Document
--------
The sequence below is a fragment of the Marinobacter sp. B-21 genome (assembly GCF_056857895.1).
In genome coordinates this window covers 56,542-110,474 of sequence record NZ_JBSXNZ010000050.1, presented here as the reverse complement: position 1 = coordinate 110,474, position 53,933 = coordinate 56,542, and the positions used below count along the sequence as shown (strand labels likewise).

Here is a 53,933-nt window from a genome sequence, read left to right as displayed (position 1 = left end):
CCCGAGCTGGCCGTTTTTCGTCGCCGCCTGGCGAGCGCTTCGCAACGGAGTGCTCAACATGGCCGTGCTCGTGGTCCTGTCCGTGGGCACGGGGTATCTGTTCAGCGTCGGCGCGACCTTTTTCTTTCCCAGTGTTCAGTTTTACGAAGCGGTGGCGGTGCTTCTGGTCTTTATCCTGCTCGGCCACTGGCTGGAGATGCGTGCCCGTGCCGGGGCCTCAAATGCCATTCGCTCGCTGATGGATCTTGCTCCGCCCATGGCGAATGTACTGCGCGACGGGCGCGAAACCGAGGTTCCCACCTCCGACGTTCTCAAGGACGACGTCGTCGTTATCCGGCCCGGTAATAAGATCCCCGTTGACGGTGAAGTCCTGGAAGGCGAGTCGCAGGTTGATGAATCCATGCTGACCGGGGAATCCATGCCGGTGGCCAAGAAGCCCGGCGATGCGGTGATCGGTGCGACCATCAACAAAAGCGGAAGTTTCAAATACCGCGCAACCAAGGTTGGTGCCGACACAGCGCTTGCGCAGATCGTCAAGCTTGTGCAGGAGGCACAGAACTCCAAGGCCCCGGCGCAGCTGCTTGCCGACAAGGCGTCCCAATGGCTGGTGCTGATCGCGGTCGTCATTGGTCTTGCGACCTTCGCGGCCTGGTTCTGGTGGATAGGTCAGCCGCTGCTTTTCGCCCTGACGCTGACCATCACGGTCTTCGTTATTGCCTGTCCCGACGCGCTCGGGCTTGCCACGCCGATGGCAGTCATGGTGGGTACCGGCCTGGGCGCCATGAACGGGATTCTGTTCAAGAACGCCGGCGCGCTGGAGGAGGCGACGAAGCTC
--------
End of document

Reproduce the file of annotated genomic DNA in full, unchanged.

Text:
The sequence below is a fragment of the Marinobacter sp. B-21 genome (assembly GCF_056857895.1).
In genome coordinates this window covers 56,542-110,474 of sequence record NZ_JBSXNZ010000050.1, presented here as the reverse complement: position 1 = coordinate 110,474, position 53,933 = coordinate 56,542, and the positions used below count along the sequence as shown (strand labels likewise).

Here is a 53,933-nt window from a genome sequence, read left to right as displayed (position 1 = left end):
CCCGAGCTGGCCGTTTTTCGTCGCCGCCTGGCGAGCGCTTCGCAACGGAGTGCTCAACATGGCCGTGCTCGTGGTCCTGTCCGTGGGCACGGGGTATCTGTTCAGCGTCGGCGCGACCTTTTTCTTTCCCAGTGTTCAGTTTTACGAAGCGGTGGCGGTGCTTCTGGTCTTTATCCTGCTCGGCCACTGGCTGGAGATGCGTGCCCGTGCCGGGGCCTCAAATGCCATTCGCTCGCTGATGGATCTTGCTCCGCCCATGGCGAATGTACTGCGCGACGGGCGCGAAACCGAGGTTCCCACCTCCGACGTTCTCAAGGACGACGTCGTCGTTATCCGGCCCGGTAATAAGATCCCCGTTGACGGTGAAGTCCTGGAAGGCGAGTCGCAGGTTGATGAATCCATGCTGACCGGGGAATCCATGCCGGTGGCCAAGAAGCCCGGCGATGCGGTGATCGGTGCGACCATCAACAAAAGCGGAAGTTTCAAATACCGCGCAACCAAGGTTGGTGCCGACACAGCGCTTGCGCAGATCGTCAAGCTTGTGCAGGAGGCACAGAACTCCAAGGCCCCGGCGCAGCTGCTTGCCGACAAGGCGTCCCAATGGCTGGTGCTGATCGCGGTCGTCATTGGTCTTGCGACCTTCGCGGCCTGGTTCTGGTGGATAGGTCAGCCGCTGCTTTTCGCCCTGACGCTGACCATCACGGTCTTCGTTATTGCCTGTCCCGACGCGCTCGGGCTTGCCACGCCGATGGCAGTCATGGTGGGTACCGGCCTGGGCGCCATGAACGGGATTCTGTTCAAGAACGCCGGCGCGCTGGAGGAGGCGACGAAGCTC